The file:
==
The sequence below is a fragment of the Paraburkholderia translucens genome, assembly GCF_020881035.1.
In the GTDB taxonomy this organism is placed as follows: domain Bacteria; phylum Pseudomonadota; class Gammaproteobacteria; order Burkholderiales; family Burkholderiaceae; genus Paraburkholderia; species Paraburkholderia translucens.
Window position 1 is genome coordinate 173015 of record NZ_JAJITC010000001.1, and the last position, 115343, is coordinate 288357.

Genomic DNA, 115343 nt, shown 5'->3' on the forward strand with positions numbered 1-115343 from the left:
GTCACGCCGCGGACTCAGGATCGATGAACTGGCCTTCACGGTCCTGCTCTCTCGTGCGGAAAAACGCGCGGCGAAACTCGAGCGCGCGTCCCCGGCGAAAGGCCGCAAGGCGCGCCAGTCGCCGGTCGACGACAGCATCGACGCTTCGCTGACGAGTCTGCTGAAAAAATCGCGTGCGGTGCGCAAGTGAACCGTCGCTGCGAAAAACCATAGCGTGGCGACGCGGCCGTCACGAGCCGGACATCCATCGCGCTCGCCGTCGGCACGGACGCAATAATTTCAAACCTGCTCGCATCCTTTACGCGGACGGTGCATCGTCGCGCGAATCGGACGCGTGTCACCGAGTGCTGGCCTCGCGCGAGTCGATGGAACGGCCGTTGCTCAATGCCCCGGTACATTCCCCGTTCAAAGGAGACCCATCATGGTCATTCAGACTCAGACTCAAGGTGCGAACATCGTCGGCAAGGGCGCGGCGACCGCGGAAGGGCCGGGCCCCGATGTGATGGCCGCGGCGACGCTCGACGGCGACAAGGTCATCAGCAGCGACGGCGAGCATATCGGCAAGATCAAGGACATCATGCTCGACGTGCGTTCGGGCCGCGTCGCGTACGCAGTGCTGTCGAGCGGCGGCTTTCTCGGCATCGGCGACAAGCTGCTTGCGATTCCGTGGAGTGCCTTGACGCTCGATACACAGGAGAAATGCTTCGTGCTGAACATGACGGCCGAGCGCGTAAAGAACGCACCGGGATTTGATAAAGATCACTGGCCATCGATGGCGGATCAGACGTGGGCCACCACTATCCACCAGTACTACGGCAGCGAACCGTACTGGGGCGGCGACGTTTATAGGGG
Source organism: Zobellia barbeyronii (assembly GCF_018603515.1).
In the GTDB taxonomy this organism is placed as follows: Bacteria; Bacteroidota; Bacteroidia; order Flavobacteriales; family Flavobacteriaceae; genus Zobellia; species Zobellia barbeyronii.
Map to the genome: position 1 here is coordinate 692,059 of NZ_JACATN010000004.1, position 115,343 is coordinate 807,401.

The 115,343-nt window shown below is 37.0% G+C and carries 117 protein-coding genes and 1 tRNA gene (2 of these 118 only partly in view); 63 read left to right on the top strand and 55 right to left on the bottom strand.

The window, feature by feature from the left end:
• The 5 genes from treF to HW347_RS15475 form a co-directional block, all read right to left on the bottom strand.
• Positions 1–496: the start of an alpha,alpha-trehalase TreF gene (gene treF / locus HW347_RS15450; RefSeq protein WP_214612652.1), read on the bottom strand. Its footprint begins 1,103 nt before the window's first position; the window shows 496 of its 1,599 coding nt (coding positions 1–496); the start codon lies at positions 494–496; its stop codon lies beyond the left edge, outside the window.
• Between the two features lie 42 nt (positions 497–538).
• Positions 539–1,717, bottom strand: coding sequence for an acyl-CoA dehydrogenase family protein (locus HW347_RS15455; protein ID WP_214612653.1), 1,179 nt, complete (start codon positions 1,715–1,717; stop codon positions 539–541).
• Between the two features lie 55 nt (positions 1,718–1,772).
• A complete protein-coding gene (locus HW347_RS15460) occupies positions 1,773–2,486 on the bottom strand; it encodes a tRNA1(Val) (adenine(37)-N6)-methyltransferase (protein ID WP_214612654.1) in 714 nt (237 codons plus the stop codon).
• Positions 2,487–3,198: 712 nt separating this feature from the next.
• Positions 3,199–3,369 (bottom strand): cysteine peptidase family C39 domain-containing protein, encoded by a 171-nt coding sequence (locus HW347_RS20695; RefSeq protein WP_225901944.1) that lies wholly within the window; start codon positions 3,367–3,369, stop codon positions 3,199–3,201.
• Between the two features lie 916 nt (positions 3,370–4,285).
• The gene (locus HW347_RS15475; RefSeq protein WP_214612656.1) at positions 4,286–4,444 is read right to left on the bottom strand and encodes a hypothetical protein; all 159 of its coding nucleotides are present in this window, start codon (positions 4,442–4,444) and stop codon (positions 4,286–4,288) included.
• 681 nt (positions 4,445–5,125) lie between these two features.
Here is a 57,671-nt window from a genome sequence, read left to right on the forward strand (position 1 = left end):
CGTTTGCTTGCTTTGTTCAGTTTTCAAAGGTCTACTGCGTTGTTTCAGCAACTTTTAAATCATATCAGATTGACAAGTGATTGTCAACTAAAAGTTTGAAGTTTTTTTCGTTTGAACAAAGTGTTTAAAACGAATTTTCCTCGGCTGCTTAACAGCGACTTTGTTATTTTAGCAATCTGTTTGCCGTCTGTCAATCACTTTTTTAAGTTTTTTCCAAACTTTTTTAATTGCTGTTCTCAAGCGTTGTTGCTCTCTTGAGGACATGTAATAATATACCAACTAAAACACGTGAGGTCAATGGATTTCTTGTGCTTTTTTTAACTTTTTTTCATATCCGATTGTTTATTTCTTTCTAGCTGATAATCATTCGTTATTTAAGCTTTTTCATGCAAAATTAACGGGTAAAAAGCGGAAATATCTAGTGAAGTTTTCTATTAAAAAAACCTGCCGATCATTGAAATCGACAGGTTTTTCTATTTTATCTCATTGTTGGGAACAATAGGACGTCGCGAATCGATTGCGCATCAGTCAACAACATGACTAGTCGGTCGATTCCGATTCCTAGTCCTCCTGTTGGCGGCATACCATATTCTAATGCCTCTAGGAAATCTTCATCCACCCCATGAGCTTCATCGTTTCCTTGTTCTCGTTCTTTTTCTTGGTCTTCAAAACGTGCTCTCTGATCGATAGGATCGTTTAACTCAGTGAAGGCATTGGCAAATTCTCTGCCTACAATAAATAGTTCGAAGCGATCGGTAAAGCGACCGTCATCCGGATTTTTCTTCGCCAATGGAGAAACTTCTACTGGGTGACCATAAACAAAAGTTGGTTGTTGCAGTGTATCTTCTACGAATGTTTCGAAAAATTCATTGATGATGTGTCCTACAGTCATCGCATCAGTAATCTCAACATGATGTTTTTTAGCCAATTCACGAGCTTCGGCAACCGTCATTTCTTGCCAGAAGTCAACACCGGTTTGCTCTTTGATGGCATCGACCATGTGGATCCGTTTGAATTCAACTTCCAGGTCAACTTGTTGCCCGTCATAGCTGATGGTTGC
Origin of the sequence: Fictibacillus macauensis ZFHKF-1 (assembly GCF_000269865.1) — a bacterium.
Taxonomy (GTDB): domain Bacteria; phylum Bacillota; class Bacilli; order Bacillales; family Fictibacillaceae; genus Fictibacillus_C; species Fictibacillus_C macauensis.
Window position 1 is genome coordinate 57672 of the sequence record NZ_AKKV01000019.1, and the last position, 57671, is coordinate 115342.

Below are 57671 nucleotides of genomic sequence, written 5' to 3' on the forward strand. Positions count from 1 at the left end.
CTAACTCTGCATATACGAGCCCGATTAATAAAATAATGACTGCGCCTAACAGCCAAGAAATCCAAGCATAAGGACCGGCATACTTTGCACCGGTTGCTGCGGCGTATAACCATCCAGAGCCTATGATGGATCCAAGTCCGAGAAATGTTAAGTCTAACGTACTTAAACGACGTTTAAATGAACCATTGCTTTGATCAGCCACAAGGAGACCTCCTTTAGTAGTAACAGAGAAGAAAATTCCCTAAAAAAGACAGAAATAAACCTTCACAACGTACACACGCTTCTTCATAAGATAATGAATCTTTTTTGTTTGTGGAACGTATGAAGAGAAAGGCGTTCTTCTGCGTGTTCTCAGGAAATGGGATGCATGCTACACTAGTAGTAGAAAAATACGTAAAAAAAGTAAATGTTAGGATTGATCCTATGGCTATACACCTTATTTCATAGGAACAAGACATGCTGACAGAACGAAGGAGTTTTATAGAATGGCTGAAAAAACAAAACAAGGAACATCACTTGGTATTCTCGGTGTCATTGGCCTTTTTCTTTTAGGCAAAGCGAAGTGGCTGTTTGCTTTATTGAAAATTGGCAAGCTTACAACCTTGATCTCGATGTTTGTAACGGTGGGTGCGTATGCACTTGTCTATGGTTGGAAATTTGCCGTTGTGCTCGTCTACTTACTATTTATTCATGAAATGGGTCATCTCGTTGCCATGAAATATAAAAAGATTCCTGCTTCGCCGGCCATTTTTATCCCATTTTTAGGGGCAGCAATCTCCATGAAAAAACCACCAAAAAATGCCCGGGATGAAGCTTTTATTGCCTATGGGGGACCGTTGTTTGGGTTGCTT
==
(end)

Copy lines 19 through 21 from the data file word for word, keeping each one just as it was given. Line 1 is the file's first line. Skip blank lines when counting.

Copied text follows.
• Between the two features lie 916 nt (positions 3,370–4,285).
• The gene (locus HW347_RS15475; RefSeq protein WP_214612656.1) at positions 4,286–4,444 is read right to left on the bottom strand and encodes a hypothetical protein; all 159 of its coding nucleotides are present in this window, start codon (positions 4,442–4,444) and stop codon (positions 4,286–4,288) included.
• 681 nt (positions 4,445–5,125) lie between these two features.